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Treasury Laws Amendment (News Media and Digital Platforms Mandatory Bargaining Code) Act 2021

Amends the Competition and Consumer Act 2010
In early 2021, the Australian Government passed legislation to enact a news media bargaining code, with the purpose of “address[ing] bargaining power imbalances between Australian news media businesses and digital platforms, specifically Google and Facebook.” The Treasury Laws Amendment (News Media and Digital Platforms Mandatory Bargaining Code) Act 2021 was passed in February 2021 and came into force on 3 March 2021. It amends the Competition and Consumer Act 2010 to place certain requirements on ‘designated digital platform services’ that make available news content of ‘registered news businesses’. Under the Act, ‘make available’ has a broad meaning. It is defined in s 52B to include reproducing content on the service, providing an extract of the content, or linking to content. Under s 52R, the digital platform...

Criminal Code Amendment (Sharing of Abhorrent Violent Material) Act 2019

Amends the Criminal Code Act 1995
Following the Christchurch terrorist attack on 15 March 2019, the Australian Government passed an amendment to the Criminal Code to require social media platforms to expeditiously remove abhorrent violent material and, where relevant, refer it to the Australian Federal Police. The law came into force on 6 April 2019. The law applies to social media services and hosting services, whether located within or outside Australia. It creates an offence for an internet service provider, or a person providing a social media service or hosting service, to fail to refer to the Australian Federal Police material that can be accessed on their service that they have reasonable grounds to believe records or streams abhorrent violent conduct occurring in Australia (s. 474.33). The maximum penalty is $168,000 for an individual or $840...
Court Decision

Pokemon Company International, Inc. v Redbubble Ltd [2017] FCA 1541 (19 December 2017)

Redbubble allows users to upload images to be printed on t-shirts and other products. Customers can order products that are printed on demand by third party manufacturers. The upload and fulfilment functions are mostly automated - Redbubble operates as a marketplace platform with limited prior screening of uploaded content. Redbubble requires uploaders to warrant that their uploads are non-infringing copyright, and blocks certain keywords as search terms. The court found Redbubble had infringed copyright: directly, by communicating the applicant's images to the public. While the uploader was the 'originator ... who had placed the image on the Redbubble website', Redbubble was directly liable because it 'was responsible for determining that content through its processes, protocols and arrangements with the artists.' (at...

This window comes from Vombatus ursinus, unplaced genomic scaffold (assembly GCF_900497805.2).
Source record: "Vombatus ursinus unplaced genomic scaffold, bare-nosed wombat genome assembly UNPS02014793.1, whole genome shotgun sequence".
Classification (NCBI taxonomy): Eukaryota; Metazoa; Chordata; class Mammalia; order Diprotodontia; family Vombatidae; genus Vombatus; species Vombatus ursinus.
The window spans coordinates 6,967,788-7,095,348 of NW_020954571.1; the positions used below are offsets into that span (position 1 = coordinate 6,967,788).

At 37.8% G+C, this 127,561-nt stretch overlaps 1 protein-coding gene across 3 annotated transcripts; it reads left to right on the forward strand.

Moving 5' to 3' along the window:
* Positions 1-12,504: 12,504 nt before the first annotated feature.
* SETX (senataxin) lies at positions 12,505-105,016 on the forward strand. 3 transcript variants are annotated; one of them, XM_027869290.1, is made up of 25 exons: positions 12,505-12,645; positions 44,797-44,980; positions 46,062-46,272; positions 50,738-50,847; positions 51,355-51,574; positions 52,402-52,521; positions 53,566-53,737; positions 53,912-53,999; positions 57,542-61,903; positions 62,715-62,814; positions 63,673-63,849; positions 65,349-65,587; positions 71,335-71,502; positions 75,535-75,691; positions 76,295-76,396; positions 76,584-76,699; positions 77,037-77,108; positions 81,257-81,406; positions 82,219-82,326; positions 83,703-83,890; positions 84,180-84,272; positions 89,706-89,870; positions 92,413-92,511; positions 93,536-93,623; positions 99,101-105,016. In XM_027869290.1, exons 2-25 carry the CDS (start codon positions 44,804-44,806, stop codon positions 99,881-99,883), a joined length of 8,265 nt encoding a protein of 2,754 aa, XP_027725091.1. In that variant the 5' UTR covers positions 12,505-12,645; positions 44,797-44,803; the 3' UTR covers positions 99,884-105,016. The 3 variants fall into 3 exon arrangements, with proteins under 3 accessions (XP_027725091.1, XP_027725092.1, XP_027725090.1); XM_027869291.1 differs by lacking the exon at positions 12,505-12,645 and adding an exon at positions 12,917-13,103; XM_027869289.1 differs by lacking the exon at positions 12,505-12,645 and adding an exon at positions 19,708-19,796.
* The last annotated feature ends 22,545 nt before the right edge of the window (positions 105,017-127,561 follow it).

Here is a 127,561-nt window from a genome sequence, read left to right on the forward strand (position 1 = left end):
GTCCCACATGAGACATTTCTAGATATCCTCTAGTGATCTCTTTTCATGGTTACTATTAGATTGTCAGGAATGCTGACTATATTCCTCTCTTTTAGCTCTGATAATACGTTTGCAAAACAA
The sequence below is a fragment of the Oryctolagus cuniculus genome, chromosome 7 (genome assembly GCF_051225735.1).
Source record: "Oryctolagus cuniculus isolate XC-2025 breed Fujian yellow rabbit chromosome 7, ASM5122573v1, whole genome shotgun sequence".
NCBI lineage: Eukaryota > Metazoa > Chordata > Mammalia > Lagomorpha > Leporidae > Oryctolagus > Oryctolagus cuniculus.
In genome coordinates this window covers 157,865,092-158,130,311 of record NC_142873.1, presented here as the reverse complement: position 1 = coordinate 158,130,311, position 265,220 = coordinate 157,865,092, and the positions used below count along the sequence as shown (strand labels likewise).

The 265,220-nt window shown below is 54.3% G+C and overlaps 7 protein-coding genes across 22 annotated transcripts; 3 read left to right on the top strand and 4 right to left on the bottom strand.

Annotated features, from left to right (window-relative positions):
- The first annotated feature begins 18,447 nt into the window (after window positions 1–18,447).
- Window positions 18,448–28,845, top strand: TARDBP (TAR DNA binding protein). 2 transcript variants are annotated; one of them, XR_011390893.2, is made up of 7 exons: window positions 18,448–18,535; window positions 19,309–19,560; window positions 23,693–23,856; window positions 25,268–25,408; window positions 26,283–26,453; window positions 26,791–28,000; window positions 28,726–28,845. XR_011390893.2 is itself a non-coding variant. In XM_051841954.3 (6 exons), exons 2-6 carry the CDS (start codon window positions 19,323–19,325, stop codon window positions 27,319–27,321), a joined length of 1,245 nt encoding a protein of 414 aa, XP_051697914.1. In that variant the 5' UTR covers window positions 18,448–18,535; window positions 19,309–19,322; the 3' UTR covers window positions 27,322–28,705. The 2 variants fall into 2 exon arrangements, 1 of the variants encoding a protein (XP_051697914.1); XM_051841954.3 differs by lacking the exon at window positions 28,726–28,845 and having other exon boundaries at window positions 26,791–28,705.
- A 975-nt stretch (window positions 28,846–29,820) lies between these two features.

Proposed Law

Copyright Amendment (Service Providers) Bill 2017 (Cth)

The Copyright Amendment (Service Providers) Bill 2017 is currently before the Australian Parliament. It proposes to extend the copyright safe harbours to a limited category of other 'service providers': organisations assisting persons with a disability; libraries; archives; 'key cultural institutions'; educational institutions.
Court Decision

Supreme Court of South Australia, Google Inc v Duffy [2017] SASCFC 130 (4 October 2017)

Duffy alleged defamation against Google Inc and Google Australia Pty Ltd for search results that contained links to third-party pages containing defamatory material and extracted snippets that were themselves defamatory. The claim against Google Australia was rejected on the basis that there was no evidence it had the ability to remove the URL links and snippets from the Google Search index. Google Inc. was found liable under defamation law for publishing links to defamatory pages on third party websites, for extracting snippets in its search results, and for defamatory imputations in its autocomplete search function. Liability commenced after Google was put on notice of the defamatory material by the plaintiff in 2009 and did not act to stop publishing the material. Google could not establish that any defences applied...
Court Decision

X v. Twitter

[2017] NSWSC 1300 (28 September 2017)
This case arose because an Internet troll used a series of Twitter accounts to attack and disclose financial information about the unidentified plaintiff, referred to as X. For the most part, Twitter removed the posts upon notification. X sued Twitter in Australia. Twitter, a Delaware corporation with primary locus of operations in California, did not appear to defend the case, presumably in order to avoid waiving jurisdictional defenses. That approach backfired: the court found personal jurisdiction over Twitter, and also concluded that it had the authority to order Twitter to comply with Australian law globally. It also accepted plaintiff's assertion that Twitter could proactively block the offending content going forward. The court states, somewhat confusingly. that Twitter can do so without proactively monitoring...